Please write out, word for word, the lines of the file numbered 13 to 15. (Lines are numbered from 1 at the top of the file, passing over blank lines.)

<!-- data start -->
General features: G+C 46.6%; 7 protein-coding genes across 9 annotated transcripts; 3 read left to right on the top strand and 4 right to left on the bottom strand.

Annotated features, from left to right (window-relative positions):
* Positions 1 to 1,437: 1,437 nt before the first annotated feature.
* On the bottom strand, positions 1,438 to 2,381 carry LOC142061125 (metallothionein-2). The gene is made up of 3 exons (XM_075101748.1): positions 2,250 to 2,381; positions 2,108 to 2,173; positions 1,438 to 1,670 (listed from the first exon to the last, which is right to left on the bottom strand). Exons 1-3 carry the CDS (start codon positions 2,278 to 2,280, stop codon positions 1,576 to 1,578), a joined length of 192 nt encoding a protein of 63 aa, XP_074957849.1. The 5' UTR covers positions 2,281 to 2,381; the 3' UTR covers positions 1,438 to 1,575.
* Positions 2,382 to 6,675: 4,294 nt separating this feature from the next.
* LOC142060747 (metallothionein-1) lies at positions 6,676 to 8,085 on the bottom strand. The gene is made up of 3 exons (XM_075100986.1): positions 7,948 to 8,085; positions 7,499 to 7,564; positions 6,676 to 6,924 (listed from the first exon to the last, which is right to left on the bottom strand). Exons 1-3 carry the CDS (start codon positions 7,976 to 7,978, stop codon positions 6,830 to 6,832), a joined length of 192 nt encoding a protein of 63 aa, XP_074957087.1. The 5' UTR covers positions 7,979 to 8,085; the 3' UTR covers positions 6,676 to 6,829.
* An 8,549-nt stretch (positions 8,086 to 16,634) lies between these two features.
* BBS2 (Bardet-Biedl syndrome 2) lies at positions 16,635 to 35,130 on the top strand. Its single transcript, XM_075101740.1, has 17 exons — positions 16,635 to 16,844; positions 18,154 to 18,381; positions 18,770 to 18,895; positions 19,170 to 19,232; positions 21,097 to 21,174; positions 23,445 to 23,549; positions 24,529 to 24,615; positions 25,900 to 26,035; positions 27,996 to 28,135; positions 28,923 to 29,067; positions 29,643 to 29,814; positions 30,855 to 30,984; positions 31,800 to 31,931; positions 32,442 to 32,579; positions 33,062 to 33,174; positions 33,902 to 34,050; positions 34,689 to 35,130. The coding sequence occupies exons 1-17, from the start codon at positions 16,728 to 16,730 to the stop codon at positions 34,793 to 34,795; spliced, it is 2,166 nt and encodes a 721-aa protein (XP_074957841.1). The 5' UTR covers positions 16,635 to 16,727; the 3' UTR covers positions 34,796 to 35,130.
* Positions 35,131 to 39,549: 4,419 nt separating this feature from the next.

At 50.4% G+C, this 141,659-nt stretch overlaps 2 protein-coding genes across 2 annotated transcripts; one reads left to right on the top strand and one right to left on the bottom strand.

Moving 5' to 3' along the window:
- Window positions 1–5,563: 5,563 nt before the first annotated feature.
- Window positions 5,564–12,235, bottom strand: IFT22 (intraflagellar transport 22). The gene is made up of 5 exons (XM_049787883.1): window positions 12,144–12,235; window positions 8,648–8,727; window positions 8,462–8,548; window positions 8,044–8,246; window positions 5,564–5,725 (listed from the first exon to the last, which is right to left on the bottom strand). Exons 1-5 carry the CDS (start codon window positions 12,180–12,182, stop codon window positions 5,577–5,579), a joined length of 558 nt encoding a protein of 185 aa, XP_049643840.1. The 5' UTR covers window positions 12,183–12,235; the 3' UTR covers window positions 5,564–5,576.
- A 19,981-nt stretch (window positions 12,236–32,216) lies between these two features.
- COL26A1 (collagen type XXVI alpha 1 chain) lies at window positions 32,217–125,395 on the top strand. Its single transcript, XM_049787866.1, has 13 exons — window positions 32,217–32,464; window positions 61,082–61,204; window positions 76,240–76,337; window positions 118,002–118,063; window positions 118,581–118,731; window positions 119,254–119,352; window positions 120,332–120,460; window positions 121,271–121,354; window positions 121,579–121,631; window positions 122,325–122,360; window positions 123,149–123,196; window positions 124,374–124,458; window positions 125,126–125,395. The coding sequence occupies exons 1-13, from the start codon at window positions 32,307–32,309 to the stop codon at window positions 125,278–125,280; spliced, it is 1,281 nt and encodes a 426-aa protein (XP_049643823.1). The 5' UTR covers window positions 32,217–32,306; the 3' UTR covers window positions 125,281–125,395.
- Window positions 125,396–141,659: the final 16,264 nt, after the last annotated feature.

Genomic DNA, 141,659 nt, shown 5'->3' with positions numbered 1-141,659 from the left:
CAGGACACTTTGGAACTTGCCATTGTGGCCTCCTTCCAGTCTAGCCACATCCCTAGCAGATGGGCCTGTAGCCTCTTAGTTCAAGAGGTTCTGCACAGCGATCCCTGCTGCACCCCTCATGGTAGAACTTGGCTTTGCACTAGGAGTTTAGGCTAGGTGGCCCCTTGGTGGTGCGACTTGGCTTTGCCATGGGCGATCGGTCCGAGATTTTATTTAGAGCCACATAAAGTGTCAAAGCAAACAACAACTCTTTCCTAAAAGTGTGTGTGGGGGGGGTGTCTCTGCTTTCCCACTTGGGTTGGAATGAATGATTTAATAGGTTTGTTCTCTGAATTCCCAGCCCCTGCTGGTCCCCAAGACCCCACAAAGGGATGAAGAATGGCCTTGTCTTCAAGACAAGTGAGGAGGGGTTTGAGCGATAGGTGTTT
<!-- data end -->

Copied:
- Window positions 5,564–12,235, bottom strand: IFT22 (intraflagellar transport 22). The gene is made up of 5 exons (XM_049787883.1): window positions 12,144–12,235; window positions 8,648–8,727; window positions 8,462–8,548; window positions 8,044–8,246; window positions 5,564–5,725 (listed from the first exon to the last, which is right to left on the bottom strand). Exons 1-5 carry the CDS (start codon window positions 12,180–12,182, stop codon window positions 5,577–5,579), a joined length of 558 nt encoding a protein of 185 aa, XP_049643840.1. The 5' UTR covers window positions 12,183–12,235; the 3' UTR covers window positions 5,564–5,576.
- A 19,981-nt stretch (window positions 12,236–32,216) lies between these two features.
- COL26A1 (collagen type XXVI alpha 1 chain) lies at window positions 32,217–125,395 on the top strand. Its single transcript, XM_049787866.1, has 13 exons — window positions 32,217–32,464; window positions 61,082–61,204; window positions 76,240–76,337; window positions 118,002–118,063; window positions 118,581–118,731; window positions 119,254–119,352; window positions 120,332–120,460; window positions 121,271–121,354; window positions 121,579–121,631; window positions 122,325–122,360; window positions 123,149–123,196; window positions 124,374–124,458; window positions 125,126–125,395. The coding sequence occupies exons 1-13, from the start codon at window positions 32,307–32,309 to the stop codon at window positions 125,278–125,280; spliced, it is 1,281 nt and encodes a 426-aa protein (XP_049643823.1). The 5' UTR covers window positions 32,217–32,306; the 3' UTR covers window positions 125,281–125,395.